These sugar substitutes, such as acesulfame potassium (Ace K), aspartame, and sucralose, are much sweeter than sugar and have few or no calories.
Because they’re used in “diet” foods, you may you think that if you don’t eat such products, you aren’t consuming any artificial sweeteners. But some, especially sucralose, are showing up in a variety of regular products—quite possibly because food manufacturers must now list how many grams of added sugars a product contains. “Manufacturers may use sugar and an artificial sweetener to maintain a certain level of sweetness, while keeping the total grams of added sugars low,” says Amy Keating, R.D., a dietitian at CR.
What’s the concern? Some research suggests that artificial sweeteners may be associated with increased risk of heart disease and type 2 diabetes, and may cause harmful changes in the gut microbiome. And although many people turn to artificial sweeteners in an effort to help them lose weight, several studies have found that consuming artificially sweetened foods instead of sugar-sweetened ones may not actually lead to weight loss.
One small study, by researchers at George Washington University, delved deeper into the connection between artificial sweeteners and body fat. When seven overweight or obese women drank three cans of diet soda that contained sucralose and Ace K per day for eight weeks, they had increased inflammation in fat cells. One consequence of this may be that it leads to changes in the way the body uses insulin, preventing glucose from entering the cells. “In an obese or insulin-resistant individual, excess glucose gets stored as fat,” says study author Sabyasachi Sen, M.D., associate professor of medicine at George Washington University School of Medicine. In addition, the researchers saw changes that suggest that drinking diet soda may lead to the creation of more fat cells.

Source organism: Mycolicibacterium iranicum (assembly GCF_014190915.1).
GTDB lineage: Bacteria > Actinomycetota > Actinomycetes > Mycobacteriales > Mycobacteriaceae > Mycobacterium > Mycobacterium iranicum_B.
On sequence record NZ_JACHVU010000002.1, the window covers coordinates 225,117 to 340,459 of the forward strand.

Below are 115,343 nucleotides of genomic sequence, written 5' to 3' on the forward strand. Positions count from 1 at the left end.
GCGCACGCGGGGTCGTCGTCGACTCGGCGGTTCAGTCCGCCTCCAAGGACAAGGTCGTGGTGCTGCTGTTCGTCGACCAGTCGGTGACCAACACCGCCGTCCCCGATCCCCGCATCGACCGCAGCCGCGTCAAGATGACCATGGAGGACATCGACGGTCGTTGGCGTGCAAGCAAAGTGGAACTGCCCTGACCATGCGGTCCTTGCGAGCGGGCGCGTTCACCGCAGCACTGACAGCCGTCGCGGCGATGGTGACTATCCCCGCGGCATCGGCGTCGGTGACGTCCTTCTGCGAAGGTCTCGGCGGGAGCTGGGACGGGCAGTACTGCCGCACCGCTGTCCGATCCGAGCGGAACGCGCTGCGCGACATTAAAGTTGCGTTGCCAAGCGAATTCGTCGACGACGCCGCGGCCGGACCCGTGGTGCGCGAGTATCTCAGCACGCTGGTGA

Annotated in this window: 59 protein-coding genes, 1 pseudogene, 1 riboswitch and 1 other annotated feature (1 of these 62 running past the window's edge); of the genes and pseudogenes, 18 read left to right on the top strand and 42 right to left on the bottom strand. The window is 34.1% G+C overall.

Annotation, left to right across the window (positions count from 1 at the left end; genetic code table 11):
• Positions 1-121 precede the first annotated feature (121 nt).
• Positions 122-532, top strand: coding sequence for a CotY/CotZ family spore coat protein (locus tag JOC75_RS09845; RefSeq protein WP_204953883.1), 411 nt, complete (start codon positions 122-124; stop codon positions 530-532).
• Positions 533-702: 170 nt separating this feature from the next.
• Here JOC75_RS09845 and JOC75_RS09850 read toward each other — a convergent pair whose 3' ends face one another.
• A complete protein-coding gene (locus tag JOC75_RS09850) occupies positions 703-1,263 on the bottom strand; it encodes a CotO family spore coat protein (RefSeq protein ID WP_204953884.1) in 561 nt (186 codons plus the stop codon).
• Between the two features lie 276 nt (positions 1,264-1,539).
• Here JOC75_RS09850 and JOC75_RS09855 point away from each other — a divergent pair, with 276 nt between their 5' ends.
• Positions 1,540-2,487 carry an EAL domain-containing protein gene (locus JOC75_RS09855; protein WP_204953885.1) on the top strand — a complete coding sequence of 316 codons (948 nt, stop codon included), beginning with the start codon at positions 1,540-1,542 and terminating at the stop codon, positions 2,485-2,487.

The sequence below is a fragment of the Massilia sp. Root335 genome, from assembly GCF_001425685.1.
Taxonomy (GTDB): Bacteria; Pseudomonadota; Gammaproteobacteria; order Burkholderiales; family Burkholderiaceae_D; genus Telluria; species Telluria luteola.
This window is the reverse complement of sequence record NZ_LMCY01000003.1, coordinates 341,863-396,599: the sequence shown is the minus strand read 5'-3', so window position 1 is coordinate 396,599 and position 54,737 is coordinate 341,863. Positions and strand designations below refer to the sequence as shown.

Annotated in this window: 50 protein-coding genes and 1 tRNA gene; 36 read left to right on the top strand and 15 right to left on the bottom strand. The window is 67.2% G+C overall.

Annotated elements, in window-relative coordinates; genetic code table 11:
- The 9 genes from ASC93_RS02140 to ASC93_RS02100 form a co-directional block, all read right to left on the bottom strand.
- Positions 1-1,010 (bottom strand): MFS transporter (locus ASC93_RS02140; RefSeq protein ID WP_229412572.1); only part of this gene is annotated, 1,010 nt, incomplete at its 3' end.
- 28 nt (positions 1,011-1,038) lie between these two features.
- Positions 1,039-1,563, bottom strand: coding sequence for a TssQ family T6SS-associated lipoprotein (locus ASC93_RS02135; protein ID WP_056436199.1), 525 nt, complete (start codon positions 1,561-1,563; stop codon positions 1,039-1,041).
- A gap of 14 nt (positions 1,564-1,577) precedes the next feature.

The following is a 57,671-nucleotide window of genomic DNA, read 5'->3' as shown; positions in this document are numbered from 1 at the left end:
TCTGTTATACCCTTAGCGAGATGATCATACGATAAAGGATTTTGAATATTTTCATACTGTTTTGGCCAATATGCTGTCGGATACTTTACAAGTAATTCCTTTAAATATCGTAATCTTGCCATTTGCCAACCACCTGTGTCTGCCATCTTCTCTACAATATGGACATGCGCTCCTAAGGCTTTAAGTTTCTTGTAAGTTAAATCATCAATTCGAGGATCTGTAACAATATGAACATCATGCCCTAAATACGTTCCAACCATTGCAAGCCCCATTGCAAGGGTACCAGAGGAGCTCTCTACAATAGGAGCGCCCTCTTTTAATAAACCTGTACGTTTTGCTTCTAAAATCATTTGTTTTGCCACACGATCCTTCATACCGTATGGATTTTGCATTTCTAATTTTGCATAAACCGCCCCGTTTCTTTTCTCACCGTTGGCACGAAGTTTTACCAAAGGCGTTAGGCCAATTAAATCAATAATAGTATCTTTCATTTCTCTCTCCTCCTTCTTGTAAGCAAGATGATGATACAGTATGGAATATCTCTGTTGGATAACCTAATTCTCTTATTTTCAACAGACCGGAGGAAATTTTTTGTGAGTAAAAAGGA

What about stevia? It’s known as a “natural” low-calorie sweetener—in fact, products that contain it often claim “no artificial sweeteners” on the package. Still, Vallaeys says, though the starting material may be a plant, stevia extracts are highly processed. And the evidence that stevia aids in weight loss or lowering blood sugar levels is very limited.
Sorbitol is a sugar alcohol that has about half the calories of sugar but also about half the sweetness. It’s used as a sweetener in sugar-free versions of foods like candy, cookies, and gum, as well as an emulsifier and anti-caking agent in some products. But it also occurs naturally in some dried fruits—particularly prunes.
What’s the concern? “Sorbitol brings water into the colon and acts as a laxative,” says Dana Hunnes, Ph.D., R.D., M.P.H., senior clinical dietitian at Ronald Reagan UCLA Medical Center. “That’s not necessarily a bad thing, but at high doses it can have unwanted side effects, such as bloating, gas, and diarrhea.”
Phosphates are a form of phosphorus, a mineral that supports bone health. But phosphorus-containing additives, such as phosphoric acid and disodium phosphate, are found in a variety of processed foods—including soda, baked goods, dairy products, and fast food. Phosphorus from additives is more readily absorbed than when it occurs naturally in food.
What’s the concern? High phosphorus intake is hazardous for people with kidney disease or those at risk for it. “If kidney function is impaired, getting too much phosphorus puts extra strain on the kidneys to try to excrete it,” Hunnes says. But even those with healthy kidneys should be cautious about eating too many foods with phosphate additives. Too much phosphorus can bind to calcium, pulling it from bones and leaving them brittle. And researchers have found a link between high phosphate levels and increased cardiovascular risk. A 2013 study in the U.K. of more than 700,000 people found that those with normal kidney function but high phosphorus levels had a 36 percent increased risk of a cardiovascular event (such as a stroke or heart attack) over those with normal phosphorus levels.
Sodas and baked goods may have phosphorus-containing additives, which have been linked to kidney and heart problems.
Editor’s Note: This article also appeared in the September 2020 issue of Consumer Reports On Health.
Consumer Reports has no financial relationship with advertisers on this site.
Consumer Reports is an independent, nonprofit organization that works side by side with consumers to create a fairer, safer, and healthier world. CR does not endorse products or services, and does not accept advertising. Copyright © 2020, Consumer Reports, Inc.